If I wasn’t able to do what I am doing (choral music, organ, composition), I’d LOVE to have a talk-show.

 

If you are interested in joining The Masterworks Chorale, the gatherings are open to anyone interested in singing! The first gathering is Tuesday, September 4th from 7:00 pm – 9:00 pm in the Choir Room (M2) in Augsburg University’s Anderson Music Hall. For more information visit the Augsburg University Masterworks Chorale Facebook page here.

For the Augsburg University Music Department website, click here.

Brett Batterson ’80 Shines Bright on Tony Night

Augsburg alumnus Brett Batterson ’80 had big shoes to fill when he took the job as President and CEO of Orpheum Theatre Group in Memphis, Tennessee. Prior to his arrival,the theatre had been recognized at the Tony Awards on three different occasions. Under Batterson’s leadership, as part of the Independent Presenters Network, the Orpheum Theatre Group can now claim a share of the 2018 Tony Award for Best Musical! The Independent Presenters Network is an above-the-title producer of the 10-award winning show, The Band’s Visit.

In high school, Batterson was an actor in his school’s theatre productions. When he came to Augsburg, one of his theatre professors, Michael Beery, showed Batterson his potential to create the scenes on the stage itself as a set designer.

“I had wonderful professors at Augsburg including Julie Driver and Ailene Cole, but Michael Beery had the most profound effect on my career.” says Batterson.

Beery helped guide Batterson onto a path where he could find great success. He did perform in one show at Augsburg, but spent the rest of his time behind the scenes creating and designing sets.

While still a student at Augsburg, Batterson had the opportunity to work at The Guthrie Theater, Minnesota Jazz Dance Company and Minnesota Opera Company. Following Augsburg, he took the skills he learned and advice from Professor Beery and obtained his M.F.A. in set design from Tulane University. For 15 years he continued his stage design career until he discovered another passion – arts management. Batterson spent 10 years at Michigan Opera Theatre in Detroit as the company’s Chief Operating Officer. Then another 11 years as the Executive Director of the national historic landmark Auditorium Theatre in Chicago, Illinois. He has been in his current position as President and CEO of Orpheum Theatre Group in Memphis since 2016.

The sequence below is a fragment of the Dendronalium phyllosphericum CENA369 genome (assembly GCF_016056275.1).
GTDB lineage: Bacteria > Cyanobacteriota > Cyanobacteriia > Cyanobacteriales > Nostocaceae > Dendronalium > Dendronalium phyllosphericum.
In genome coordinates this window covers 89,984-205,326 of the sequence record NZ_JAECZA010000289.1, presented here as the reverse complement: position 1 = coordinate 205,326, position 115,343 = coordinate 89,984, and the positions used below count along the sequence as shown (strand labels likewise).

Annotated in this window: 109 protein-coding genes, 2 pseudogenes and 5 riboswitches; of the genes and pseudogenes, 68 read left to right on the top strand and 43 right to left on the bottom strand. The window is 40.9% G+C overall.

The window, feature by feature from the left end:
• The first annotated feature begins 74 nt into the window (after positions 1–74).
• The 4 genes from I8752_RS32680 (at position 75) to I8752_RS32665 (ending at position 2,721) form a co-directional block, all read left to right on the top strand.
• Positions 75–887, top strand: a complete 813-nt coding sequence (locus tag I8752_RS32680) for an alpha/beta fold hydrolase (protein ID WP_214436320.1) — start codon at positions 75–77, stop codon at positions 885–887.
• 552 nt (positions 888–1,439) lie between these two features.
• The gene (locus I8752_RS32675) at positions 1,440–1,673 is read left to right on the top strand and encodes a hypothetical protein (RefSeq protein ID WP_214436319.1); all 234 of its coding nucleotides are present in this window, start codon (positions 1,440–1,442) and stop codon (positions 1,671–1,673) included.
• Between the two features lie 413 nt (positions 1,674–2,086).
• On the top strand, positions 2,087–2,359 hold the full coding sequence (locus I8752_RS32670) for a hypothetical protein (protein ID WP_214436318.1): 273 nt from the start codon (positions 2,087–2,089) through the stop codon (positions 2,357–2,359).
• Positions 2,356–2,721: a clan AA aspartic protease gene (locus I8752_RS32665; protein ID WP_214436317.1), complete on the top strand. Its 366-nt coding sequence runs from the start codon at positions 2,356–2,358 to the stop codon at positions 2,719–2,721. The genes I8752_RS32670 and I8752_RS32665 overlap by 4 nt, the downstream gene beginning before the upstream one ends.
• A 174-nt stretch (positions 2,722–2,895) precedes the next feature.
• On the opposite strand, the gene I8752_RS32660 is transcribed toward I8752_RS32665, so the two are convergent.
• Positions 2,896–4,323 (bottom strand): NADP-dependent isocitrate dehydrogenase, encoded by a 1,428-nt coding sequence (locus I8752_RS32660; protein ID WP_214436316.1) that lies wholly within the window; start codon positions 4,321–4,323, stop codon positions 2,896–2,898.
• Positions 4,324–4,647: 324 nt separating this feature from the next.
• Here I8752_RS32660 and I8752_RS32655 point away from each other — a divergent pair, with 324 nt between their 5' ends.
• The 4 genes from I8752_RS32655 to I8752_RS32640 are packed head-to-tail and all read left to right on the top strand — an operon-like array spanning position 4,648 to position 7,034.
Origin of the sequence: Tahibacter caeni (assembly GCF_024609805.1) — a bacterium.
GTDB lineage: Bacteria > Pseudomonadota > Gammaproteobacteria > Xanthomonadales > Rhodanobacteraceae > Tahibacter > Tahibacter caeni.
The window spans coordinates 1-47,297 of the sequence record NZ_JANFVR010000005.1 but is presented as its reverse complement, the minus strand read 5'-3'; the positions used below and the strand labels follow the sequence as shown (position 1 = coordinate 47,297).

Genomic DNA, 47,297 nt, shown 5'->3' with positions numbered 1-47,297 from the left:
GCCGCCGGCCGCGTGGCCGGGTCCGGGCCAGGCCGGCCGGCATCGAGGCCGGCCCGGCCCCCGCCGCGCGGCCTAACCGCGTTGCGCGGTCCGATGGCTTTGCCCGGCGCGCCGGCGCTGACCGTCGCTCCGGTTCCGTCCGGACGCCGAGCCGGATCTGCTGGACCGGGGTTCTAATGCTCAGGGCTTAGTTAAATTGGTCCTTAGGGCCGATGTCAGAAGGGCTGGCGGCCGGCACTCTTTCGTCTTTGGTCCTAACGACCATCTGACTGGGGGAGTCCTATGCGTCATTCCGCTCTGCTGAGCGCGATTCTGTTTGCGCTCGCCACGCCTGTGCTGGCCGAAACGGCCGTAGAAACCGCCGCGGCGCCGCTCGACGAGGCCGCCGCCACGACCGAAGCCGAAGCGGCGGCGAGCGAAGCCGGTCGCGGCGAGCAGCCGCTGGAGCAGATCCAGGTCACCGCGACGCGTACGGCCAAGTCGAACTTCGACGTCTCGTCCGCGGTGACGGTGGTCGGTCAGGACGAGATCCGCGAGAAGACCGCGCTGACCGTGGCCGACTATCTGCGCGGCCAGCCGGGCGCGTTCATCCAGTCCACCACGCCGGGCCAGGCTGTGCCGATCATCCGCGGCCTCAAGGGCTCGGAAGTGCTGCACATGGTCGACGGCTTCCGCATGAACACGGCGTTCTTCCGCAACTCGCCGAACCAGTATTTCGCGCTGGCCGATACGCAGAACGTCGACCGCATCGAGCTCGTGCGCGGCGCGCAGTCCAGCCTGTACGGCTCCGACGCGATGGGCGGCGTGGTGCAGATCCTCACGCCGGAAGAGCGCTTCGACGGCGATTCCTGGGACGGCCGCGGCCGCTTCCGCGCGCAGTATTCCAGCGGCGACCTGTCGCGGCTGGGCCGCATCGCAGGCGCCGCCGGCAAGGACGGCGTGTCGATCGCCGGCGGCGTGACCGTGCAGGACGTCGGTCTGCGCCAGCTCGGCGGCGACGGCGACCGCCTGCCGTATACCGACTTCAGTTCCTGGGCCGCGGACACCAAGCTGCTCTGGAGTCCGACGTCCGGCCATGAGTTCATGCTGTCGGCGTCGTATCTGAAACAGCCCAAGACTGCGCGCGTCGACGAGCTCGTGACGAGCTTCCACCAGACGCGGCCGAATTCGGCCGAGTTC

“Theatre education, like I had at Augsburg, builds better people,” said Batterson, “Whether they go into theatre or not, they will go into the world better prepared to succeed.”

Young Alumni Council: Lauren (Grafelman) Lesser ’12

The Young Alumni Council was formed to specifically represent the interests of young alumni in service of Augsburg University’s mission and goals.  Each council member helps connect and engage young alumni by planning and executing networking, fundraising, social, and volunteer events and programs. Click here for more information about requirements and qualifications.

As part of one of our series, we will be profiling members of the Augsburg Young Alumni Council (or YAC). This week, we spoke to Lauren (Grafelman) Lesser ’12, who is currently the YAC Vice-President. 

  • Name and Graduation Year?

Lauren (Grafelman) Lesser ’12

  • Time spent as a YAC council member?

2 years
.

  • What made you want to be a part of the YAC?

I enjoyed my time at Augsburg and I wanted to find a way to stay connected to the community. Additionally, I want to help others get re-connected with the Augsburg Community.

  • What is your favorite YAC memory or event?

My favorite event was the brewery tour. It was so fun to see so many familiar and new faces. Everyone really enjoyed hanging out as a group and it was a beautiful day!

  • Favorite memory from studying at Augsburg?

The summer after my freshman year, the band went on a trip to Romania. It was an amazing 10 day experience filled with new cultures, new foods, and new friends!

  • 
Why should other young alumni join the YAC?

People should join YAC to help their classmates re-connect to Augsburg and to help plan fun events that bring people together.

  • Interesting random fact about you?

I have lived in 7 states and went to 3 different high schools.

Are you interested in learning more about the Young Alumni Council? Visit http://www.augsburg.edu/alumni/leadershipboards/yac/ for information on applications and eligibility.